Initially, it all looks spartan and alien but once you start digging around for the shortcuts and little features it has, the desktop environment becomes EXTREMELY convenient. For instance, the “hot-corner” in GNOME is something that has become a part of my workflow. Flicking your mouse to the top-left corner to activate the “activities” window is so useful and effortless, it really is a joy to use.
For example, flicking your mouse to the top-left corner brings up the overview. I personally love this as it allows me to switch between workspaces or applications all without touching the keyboard. Of course, a traditional taskbar could do the same but this allows you to see all your open windows at-a-glance.
Extensions are awesome!
By default, GNOME has a very specific design philosophy. Because it strays away from the traditional desktop paradigms, it is the most controversial desktop environment. That said, if you dislike the way GNOME behaves by default, there are extensions which improve the usability and overall experience when using GNOME.
There are times where I wish some of the extensions were actual features part of the GNOME shell but having extensions regardless is good enough.
Polished User Experience
Perhaps this is the real reason why I always come back to GNOME. Despite having tried many other awesome desktop environments, the polish in this desktop environment for me, is simply unmatched. Maybe I’m OCD and I care too much about little quirks in the user-interface but these “quirks” accumulate and end up being hundreds of paper cuts.
Does GNOME has papercuts? Of course it does, nothing is perfect. But for me, GNOME is definitely more enjoyable for me.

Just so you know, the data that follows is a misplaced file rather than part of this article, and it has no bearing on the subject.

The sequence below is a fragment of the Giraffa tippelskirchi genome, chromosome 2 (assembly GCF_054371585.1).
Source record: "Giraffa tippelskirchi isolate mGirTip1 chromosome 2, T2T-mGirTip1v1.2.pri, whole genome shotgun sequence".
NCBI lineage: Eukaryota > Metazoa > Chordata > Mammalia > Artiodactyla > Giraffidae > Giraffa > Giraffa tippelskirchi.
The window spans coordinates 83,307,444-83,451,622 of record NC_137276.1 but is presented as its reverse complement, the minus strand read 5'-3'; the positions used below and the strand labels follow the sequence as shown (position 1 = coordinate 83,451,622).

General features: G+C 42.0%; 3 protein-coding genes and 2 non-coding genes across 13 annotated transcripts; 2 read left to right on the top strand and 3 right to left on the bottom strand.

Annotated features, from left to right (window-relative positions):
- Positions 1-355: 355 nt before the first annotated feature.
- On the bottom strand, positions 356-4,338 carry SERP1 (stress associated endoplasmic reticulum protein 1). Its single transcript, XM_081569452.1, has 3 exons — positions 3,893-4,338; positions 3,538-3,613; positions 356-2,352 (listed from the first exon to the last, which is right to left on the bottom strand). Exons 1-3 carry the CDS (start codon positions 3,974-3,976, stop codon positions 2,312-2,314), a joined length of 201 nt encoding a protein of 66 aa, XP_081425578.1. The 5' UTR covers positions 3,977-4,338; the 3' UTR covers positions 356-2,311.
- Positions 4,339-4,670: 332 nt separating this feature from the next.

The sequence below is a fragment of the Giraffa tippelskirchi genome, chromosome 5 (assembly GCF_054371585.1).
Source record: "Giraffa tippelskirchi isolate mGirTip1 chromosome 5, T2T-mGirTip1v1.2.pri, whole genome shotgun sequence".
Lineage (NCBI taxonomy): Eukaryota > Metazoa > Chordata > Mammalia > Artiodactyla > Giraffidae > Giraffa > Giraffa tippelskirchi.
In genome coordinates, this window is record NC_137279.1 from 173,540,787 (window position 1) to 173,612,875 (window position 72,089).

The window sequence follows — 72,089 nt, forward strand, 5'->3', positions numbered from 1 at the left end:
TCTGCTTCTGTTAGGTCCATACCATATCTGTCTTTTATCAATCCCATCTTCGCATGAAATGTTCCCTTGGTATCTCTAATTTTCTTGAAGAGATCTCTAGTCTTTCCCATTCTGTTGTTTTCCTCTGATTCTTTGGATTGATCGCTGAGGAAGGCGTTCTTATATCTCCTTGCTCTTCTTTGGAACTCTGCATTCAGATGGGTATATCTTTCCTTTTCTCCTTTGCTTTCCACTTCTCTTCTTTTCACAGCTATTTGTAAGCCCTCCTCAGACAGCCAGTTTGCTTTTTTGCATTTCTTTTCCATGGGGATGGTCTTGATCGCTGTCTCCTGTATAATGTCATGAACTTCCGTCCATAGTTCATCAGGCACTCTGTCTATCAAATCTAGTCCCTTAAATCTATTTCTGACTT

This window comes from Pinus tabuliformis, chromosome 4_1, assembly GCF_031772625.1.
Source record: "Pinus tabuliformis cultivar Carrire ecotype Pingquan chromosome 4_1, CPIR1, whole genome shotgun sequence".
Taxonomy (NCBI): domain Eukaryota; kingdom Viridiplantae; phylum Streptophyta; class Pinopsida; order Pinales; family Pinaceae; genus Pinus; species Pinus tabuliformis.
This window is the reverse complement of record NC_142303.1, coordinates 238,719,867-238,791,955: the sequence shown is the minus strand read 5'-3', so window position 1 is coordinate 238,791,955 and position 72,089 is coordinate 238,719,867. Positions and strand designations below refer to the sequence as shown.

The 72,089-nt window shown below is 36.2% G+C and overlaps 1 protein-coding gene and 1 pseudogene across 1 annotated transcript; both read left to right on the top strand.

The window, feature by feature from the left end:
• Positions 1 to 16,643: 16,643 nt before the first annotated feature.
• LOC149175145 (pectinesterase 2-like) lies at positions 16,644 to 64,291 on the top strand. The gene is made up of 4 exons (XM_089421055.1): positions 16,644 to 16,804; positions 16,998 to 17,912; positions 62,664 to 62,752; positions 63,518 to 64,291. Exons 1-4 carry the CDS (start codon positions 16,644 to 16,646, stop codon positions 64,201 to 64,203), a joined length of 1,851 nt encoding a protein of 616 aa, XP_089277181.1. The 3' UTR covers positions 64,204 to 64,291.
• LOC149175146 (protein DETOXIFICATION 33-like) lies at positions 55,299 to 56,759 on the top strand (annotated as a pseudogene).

One would argue what’s the point in using GNOME if you need to add extensions to make it usable, well to that, I say that the polish in GNOME applications and the shell (alt-tabbing), workspace switching is just something I cannot find on other desktops.
There is a gargantuan amount of GTK themes but after trying many of them, I hop between Adwaita and Arc theme. As for icons, I went with Papirus icons as it scales extremely well and supports almost every icon imaginable. My user-interface font is Roboto and for monospace, I use Cascadia Code.
As for the extensions, I only use three. I used to have a dozen but I realised that not only does it make GNOME more prone to breakage, it just made the whole experience too cluttered. I like to keep it simple but super effective.
- Dash to Panel – An extension I cannot live without. It adds so much functionality and improves the usability, it makes GNOME the best desktop environment in the world, for me. Development is also very active.
- Sound Input & Output Device Chooser – Useful when you want to change between different audio inputs and outputs.
- User Themes – I use this extension to change the shell theme. I don’t really need it but Mojave-dark makes for a solid GNOME shell theme.
Link to wallpaper: https://unsplash.com/photos/5A06OWU6Wuc
That’s all for now, I hope to write more articles on my workflow and computing in the coming weeks. Stay tuned!